Saturday, February 18, 2012

Story Time

Story in video games is quite the hot topic (no, not the store).  People stand on both sides of the debate.  Some think story is incredibly important aspect of a video game.  Meanwhile, others don’t want all of those complicated words getting in the way of their virtual genocide quest.  Who’s right, then?  Can games be good without a story?  Does a story actually detract from a game?

The truth is, both sides are right to a certain degree.  First, story is certainly important.  An involving story can certainly add more investment to a game world.  The opposite is true as well.  Problems in a story’s structure, plot holes, and poorly written characters can work against the immersion that some games strive so hard to create.  A story in games is used as a means to take the player through all of the gameplay and strings together what might otherwise be disconnected events.
At the same time, a story is not absolutely necessary for a game to be good.  This is often true of the simplest games.  Think about Tetris, for example.  It has no story to speak of at all, yet it is one of the best known video games in the world.  The puzzle game genre in particular can escape from the need for a story.  Other games use a bare-bones story as a means to string together gameplay.  Perhaps the best example of this would be rescuing a princess from some terrible evil (the model that Nintendo has managed to survive on).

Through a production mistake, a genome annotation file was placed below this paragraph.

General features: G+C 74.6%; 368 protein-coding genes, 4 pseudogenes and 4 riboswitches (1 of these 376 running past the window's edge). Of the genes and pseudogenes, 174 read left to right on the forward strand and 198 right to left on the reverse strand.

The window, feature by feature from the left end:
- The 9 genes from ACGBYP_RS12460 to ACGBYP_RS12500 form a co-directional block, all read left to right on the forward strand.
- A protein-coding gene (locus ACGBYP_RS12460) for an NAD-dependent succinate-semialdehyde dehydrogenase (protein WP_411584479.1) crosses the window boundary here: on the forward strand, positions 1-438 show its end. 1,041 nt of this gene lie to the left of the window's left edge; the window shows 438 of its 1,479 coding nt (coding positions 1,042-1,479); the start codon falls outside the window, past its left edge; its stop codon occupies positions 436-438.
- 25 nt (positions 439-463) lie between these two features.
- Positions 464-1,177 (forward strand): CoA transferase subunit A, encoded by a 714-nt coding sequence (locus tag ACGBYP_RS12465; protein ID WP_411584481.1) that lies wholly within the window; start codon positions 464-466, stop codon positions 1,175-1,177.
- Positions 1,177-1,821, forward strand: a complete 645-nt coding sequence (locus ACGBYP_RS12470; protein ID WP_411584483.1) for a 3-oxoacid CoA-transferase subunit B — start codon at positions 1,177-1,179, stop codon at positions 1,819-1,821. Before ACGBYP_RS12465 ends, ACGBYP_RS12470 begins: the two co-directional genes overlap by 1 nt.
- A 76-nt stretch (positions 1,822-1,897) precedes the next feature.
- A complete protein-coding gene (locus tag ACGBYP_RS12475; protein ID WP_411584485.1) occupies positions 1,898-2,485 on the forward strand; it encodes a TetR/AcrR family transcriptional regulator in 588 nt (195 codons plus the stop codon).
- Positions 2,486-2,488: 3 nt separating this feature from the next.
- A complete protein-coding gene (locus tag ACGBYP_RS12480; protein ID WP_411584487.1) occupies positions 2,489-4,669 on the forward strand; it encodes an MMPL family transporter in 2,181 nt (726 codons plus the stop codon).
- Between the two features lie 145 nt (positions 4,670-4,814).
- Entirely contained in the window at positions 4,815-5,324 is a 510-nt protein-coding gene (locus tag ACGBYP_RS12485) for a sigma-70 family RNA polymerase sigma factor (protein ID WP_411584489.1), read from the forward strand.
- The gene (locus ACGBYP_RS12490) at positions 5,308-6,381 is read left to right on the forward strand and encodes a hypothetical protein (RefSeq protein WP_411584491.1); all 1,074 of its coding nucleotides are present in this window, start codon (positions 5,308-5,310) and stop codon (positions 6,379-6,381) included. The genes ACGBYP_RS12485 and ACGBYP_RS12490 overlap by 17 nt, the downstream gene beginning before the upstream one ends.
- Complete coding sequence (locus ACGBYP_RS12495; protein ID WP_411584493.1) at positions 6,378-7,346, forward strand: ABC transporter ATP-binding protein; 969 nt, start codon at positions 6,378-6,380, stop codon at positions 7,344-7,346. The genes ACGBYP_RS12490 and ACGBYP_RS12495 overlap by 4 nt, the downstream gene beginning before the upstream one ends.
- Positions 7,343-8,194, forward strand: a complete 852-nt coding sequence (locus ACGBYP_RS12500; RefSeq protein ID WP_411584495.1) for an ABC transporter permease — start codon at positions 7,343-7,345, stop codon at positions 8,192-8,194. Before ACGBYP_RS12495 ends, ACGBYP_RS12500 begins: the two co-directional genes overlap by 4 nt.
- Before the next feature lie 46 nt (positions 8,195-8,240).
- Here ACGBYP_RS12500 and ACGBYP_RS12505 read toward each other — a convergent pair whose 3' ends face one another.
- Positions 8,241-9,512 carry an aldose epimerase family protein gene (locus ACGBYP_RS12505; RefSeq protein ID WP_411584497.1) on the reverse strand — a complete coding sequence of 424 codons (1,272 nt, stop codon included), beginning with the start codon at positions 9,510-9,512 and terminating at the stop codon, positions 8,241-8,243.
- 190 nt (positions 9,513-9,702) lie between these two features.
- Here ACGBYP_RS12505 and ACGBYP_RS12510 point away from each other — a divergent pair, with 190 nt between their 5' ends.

Who needs a story when you've got multi-colored blocks?

This debate will continue indefinitely into the future of games.  Why?  People want different things out of games and play them for different reasons.  Those who play Modern Warfare multiplayer for hours on end probably wouldn’t even notice if the story mode were suddenly gone one day.  On the other hand, those who appreciate story decry any time a developer puts more time into polishing the multiplayer to the detriment of the single player.  Overall, though, we all play games for the same reason:  fun.  Well, except maybe the people playing Facebook games to the detriment of their real lives.  That’s called compulsion.

All images courtesy of our soon to be overlords, Google.

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